An evolving philanthropic culture
Over the years though, Satija has seen philanthropy and the concept of giving back in India evolve. The pandemic has increased the scale of giving by organizations as well as individuals and foundations and philanthropists are now playing a crucial role in strengthening the work being carried out in the development sector. “Digitization has increased connectivity among people and communities. With digitization making giving convenient, donors have increasingly become more forthcoming. In the pandemic, people have given more than they did before. Additionally, the Corporate Social Responsibility laws requiring organizations to give 2% of their profits has increased donor participation in the societal challenges,” he says.
So far, The/Nudge has been working towards addressing livelihood issues but is also aware of other areas that need to be supported such as education, public health etc. “Poverty is a wicked problem – complex, multilayered and multifaceted. We are focused on livelihoods as our primary area of work, and look at solutions that tackle the income in the hands of the poor by providing skilling and job placement, financial security, and social mobility.”
Work during the pandemic
The past year has been about addressing the increased socio-economic concerns that the pandemic has raised. The need of the hour for the Foundation was to work towards efficient mobilization of aid to reach more and more of the needy population. “While GiveIndia has been working tirelessly to save lives, The/Nudge has geared huge efforts towards saving livelihoods and empowering the social welfare ecosystem, through its multiple initiatives across our three impact streams – Centre for Rural Development, Centre for Skill Development and Entrepreneurship, Centre for Social Innovation,” says Satija, adding, “We launched Asha Kiran, which aims to serve 5 lakh poor households by 2025. We launched Indian Administrative Fellowship, to aid influx of talent into the development sector and to influence public policy and strategy. We are supporting other Social Enterprises through our incubator/accelerator. Our skilling and employment program has gone online and witnessed more enrolments than ever before, to help in economic empowerment of youth.”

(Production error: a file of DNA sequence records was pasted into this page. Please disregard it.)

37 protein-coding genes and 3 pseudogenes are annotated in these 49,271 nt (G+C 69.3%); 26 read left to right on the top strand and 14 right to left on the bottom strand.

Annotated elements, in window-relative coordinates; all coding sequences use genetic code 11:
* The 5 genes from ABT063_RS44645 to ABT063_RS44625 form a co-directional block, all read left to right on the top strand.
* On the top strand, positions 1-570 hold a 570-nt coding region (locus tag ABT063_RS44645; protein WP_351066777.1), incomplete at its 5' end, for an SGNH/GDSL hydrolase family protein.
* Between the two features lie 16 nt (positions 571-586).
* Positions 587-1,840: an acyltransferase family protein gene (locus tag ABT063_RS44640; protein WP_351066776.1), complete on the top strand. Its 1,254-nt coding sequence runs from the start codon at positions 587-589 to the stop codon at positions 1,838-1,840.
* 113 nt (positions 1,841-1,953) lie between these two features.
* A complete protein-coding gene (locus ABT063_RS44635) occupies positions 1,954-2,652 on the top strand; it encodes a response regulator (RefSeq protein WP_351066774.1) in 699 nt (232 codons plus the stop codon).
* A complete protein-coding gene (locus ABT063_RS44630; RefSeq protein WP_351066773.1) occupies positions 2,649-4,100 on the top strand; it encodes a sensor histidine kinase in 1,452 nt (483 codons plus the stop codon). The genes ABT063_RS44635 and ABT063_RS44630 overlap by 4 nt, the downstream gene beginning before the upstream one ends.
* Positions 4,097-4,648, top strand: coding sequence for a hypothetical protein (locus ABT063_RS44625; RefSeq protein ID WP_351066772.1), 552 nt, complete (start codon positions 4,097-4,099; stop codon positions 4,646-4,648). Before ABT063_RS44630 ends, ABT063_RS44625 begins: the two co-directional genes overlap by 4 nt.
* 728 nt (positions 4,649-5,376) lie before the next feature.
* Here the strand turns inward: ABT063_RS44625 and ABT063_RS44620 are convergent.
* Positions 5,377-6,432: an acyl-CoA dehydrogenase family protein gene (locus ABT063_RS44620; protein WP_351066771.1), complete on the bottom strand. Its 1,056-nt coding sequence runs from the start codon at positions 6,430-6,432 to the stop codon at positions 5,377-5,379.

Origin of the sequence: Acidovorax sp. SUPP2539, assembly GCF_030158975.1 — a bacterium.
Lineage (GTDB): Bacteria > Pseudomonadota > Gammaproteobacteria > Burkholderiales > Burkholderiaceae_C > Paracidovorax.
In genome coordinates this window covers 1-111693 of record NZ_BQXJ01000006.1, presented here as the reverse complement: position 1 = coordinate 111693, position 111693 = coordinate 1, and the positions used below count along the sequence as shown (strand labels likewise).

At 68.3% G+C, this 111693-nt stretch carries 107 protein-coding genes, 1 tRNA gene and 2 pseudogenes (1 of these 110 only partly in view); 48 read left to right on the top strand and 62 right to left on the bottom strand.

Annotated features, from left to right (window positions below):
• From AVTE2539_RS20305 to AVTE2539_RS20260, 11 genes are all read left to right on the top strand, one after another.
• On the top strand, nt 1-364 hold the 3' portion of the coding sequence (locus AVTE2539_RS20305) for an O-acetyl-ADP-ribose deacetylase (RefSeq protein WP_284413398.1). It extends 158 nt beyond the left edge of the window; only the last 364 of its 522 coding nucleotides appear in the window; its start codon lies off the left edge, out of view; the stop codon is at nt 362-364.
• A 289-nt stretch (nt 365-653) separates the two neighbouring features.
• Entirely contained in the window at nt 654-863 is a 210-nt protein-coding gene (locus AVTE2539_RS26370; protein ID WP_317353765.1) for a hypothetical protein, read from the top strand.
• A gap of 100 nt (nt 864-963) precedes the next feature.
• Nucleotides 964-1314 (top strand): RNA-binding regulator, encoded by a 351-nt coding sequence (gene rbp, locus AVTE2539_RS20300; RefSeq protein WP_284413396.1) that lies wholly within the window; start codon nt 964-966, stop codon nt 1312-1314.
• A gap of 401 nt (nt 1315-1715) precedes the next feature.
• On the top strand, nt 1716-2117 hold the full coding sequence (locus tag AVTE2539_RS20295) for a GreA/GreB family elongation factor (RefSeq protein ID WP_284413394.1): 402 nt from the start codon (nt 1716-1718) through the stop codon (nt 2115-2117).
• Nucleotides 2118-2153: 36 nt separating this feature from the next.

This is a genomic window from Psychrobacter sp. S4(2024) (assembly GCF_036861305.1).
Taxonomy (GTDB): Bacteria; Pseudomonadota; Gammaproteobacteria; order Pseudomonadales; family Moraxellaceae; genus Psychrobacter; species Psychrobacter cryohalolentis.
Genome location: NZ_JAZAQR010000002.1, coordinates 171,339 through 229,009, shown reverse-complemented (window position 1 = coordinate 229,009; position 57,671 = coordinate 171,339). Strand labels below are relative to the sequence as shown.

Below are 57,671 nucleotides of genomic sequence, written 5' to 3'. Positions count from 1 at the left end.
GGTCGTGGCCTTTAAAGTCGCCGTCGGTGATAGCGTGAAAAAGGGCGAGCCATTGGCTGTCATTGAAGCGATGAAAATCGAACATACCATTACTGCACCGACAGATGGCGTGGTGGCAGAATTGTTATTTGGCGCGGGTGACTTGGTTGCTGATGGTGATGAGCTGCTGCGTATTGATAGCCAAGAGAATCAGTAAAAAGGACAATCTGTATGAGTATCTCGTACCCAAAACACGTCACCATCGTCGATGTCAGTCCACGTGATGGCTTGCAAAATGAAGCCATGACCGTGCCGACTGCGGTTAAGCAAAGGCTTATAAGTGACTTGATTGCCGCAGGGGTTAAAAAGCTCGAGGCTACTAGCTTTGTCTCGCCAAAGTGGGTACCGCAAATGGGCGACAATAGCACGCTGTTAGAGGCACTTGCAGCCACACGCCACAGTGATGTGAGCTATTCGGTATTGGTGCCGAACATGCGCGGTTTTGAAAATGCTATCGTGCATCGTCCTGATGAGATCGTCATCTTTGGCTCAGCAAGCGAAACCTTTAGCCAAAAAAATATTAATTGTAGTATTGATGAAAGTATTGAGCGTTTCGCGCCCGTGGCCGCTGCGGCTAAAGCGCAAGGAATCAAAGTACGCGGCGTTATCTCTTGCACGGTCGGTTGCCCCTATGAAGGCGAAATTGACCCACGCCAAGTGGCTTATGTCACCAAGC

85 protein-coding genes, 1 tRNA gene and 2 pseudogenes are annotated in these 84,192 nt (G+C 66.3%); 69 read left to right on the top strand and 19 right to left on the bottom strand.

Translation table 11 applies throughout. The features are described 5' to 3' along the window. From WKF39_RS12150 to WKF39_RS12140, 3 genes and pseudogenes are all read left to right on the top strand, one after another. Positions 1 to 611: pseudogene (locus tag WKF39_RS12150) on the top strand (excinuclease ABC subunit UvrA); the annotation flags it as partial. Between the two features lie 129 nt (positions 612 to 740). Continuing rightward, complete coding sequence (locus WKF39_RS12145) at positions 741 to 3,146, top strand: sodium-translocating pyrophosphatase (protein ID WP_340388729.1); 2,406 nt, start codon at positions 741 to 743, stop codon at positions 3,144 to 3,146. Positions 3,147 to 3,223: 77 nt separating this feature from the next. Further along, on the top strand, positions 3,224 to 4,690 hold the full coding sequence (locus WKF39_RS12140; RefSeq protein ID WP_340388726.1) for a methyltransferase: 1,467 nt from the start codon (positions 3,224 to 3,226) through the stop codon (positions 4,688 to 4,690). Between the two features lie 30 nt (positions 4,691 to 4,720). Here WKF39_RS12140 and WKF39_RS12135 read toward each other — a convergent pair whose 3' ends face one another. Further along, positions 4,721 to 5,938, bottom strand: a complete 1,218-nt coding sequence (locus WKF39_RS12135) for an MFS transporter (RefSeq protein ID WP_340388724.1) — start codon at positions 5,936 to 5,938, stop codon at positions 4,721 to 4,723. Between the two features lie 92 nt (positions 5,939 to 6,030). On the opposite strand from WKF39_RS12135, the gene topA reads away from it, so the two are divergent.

In April 2021, GiveIndia relaunched its flagship giving collective that began in April 2020 – India COVID Response Fund (ICRF) to meet the rising demands of the second wave. The organization mobilized aid in the form of oxygen cylinders and oxygen concentrators to those in urgent need and help families in financial distress. “We also worked closely with several NPOs to deliver ration and food relief into the heart of communities where it was needed the most.”
During the second wave, GiveIndia’s ICRF managed to deliver:
- 40,000 oxygen concentrators and cylinders at hospitals and to individuals at homes
- 279 districts of 25 States and 2 UTs supported through oxygen intervention
- 50 oxygen generation plants are being installed across the country
- Over 87,000 diagnostic and wellness kits, 18,000 oximeters and 27,000 isolation kits were distributed
- 3.8 lakh people reached with meals and food rations
- Cash relief provided for over 3,500 families of Covid-deceased
Road map ahead
“Since the inception of The/Nudge, we have been able to impact the lives of over 10 million people through both our direct and indirect work across India. Over the next five years, we want to focus on playing a catalyst role in scaling solutions that work on the ground across rural and urban livelihoods. GiveIndia was formed with an aim to serve the poor of the country. The pandemic has helped us grow as a giving community and we look forward to helping the needy and poor by enabling giving back for both individuals and organizations, and making giving bigger and better,” signs off Satija.